Oklahoma State Senator Joseph Silk didn’t expect death threats against himself and his four small children when he filed a religious freedom bill in the Oklahoma Senate but perhaps he should have. Militant homosexuals get a little overheated whenever it’s suggested that other people have rights too.

Senator Silk struck a nerve when he mentioned in an interview with the New York Times that homosexuals “don’t have a right to be served in every single store.” The senator is now claiming that the reporter didn’t accurately reflect his remarks. What he said, according to Silk, is that no one has a right to be served, including himself and his family.

I couldn’t agree more. The current debate we’re having over wedding cakes, wedding flowers, B&B’s, and a variety of other services is not about discrimination; it’s about sovereign individuals being able to engage in economic transactions on a voluntary basis.

Which is why homosexuals, if they really want a cake for their mockery of a wedding, should find someone who actually wants to make it for them. My advice is this: do business with people who want to do business with you. To put it in terms that homosexuals might understand, economic transactions should take place between “consenting adults.” If one party doesn’t consent, the deal is a non-starter.

The concept of voluntary economic transactions is essentially what Silk was trying to articulate before the New York Times trimmed his quote, seeming to suggest that homosexuals have no right to be served but everyone else does. What he was really trying to say is that no one has a right to be served. That’s no small distinction.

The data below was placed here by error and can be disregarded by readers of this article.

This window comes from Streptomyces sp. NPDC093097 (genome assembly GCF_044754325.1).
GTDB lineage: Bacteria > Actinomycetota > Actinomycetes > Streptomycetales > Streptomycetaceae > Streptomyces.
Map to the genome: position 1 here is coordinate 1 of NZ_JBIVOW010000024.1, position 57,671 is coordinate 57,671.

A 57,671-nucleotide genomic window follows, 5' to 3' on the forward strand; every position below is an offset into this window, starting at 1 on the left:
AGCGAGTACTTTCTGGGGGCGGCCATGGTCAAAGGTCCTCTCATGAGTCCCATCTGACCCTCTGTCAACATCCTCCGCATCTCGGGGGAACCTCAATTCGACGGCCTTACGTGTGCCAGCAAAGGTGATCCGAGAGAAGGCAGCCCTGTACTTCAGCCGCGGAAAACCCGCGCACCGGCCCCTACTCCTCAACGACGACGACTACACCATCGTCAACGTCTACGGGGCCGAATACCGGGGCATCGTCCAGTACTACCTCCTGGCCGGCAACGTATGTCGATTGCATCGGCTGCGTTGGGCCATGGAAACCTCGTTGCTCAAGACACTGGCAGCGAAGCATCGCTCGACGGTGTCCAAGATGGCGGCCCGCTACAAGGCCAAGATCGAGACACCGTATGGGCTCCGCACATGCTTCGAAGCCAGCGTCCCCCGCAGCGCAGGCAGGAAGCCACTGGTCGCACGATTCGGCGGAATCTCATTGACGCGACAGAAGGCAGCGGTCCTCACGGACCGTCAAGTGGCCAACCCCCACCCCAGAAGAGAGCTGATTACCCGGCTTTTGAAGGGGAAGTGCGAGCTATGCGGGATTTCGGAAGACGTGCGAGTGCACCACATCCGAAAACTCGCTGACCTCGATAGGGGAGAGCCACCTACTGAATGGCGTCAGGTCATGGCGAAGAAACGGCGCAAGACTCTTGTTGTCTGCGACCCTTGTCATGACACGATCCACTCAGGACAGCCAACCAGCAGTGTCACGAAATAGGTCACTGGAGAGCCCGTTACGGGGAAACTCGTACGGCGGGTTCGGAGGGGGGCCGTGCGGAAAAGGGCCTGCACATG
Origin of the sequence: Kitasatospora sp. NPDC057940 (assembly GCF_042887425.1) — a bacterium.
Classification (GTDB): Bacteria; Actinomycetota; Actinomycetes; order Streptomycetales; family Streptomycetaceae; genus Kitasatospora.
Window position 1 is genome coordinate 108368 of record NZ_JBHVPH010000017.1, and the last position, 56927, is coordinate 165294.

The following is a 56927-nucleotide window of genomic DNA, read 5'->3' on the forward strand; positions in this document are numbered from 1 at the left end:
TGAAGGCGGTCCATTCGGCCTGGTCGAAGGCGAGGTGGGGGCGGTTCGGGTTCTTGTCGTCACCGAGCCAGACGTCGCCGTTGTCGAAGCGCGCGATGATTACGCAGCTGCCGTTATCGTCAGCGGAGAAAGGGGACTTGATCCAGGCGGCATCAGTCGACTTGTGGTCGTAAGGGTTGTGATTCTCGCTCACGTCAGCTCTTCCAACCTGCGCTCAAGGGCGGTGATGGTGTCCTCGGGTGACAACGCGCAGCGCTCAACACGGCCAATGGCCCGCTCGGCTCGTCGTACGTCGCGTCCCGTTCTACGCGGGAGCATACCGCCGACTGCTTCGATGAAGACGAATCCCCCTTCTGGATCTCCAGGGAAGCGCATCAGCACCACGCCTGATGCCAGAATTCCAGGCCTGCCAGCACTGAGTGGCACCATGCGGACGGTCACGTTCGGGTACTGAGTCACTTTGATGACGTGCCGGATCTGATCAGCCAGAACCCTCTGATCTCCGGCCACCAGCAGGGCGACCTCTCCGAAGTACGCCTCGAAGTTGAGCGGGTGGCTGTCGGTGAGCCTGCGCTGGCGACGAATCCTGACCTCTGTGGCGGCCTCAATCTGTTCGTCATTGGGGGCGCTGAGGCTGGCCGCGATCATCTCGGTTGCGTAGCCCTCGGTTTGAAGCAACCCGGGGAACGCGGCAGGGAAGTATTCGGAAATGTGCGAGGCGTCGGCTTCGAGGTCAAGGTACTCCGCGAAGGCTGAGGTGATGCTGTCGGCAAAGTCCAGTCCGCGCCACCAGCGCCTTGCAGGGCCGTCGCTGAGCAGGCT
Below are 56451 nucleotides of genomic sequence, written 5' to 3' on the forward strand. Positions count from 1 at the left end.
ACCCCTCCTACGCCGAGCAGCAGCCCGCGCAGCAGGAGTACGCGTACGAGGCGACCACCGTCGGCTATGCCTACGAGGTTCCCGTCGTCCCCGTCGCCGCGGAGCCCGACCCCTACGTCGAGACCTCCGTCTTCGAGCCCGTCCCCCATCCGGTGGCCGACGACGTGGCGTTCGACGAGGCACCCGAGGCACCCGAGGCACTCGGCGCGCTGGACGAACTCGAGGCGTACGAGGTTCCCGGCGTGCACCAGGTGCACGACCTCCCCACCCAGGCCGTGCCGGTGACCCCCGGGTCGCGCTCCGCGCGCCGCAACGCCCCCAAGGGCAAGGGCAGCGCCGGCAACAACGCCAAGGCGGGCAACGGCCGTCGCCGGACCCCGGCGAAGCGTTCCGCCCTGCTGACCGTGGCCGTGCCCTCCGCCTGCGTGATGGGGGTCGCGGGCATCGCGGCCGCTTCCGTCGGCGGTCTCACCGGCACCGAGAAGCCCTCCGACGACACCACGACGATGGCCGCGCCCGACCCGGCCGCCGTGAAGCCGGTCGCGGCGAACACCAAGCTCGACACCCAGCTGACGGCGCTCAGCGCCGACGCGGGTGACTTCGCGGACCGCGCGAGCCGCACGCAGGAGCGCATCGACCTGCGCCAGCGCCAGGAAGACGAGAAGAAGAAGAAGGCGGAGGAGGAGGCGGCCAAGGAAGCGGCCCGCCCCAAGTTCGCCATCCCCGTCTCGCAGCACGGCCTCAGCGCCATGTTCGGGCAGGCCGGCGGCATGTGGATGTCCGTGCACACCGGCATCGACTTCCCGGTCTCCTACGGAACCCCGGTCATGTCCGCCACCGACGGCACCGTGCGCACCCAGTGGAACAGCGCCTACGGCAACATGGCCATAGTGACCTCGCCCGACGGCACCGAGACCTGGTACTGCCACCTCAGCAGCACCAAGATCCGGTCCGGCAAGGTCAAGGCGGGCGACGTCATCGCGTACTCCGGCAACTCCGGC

Like Joseph Silk, I believe that any private business should be able to decline my patronage for any reason and they don’t owe me or the government an explanation. That’s their right, just as it’s my right to shop with their competitor. Anything else would be involuntary servitude by definition, which is prohibited by the thirteenth amendment to the Constitution.

Advocates of coerced economic transactions find this line of reasoning hard to refute so they resort to accusations of hypocrisy as a means of avoiding it entirely. As angry lesbian columnist Sally Kohn sneered in a recent Daily Beast column, “Those championing the right to discriminate generally want the right to discriminate against others, but for others to not be able to discriminate against them.” She cites zero examples.

Newsflash for Sally: I have been denied service on account of my nationality and I didn’t run crying to the government. It happened a few years ago in Tokyo when I walked into a small neighborhood diner and was brusquely “greeted” by a grouchy old Japanese woman, probably the owner, who informed me that she only served Japanese customers. Shaking my head in disbelief, I left and spent my money at a restaurant that actually wanted it. Yes, I was shocked and perturbed, mostly because my American upbringing bequeathed me a sense of entitlement to this woman’s labor. I grappled with the concept that she had the same right to choose her customers as I had to choose a restaurant. We had the opportunity to make a deal on terms agreeable to both of us but alas, we reached an impasse and the deal fell through. I had no legal recourse because there’s no law against refusing service to gaijin (foreigners) in Japan. Nor should there be. The Japanese have the right idea.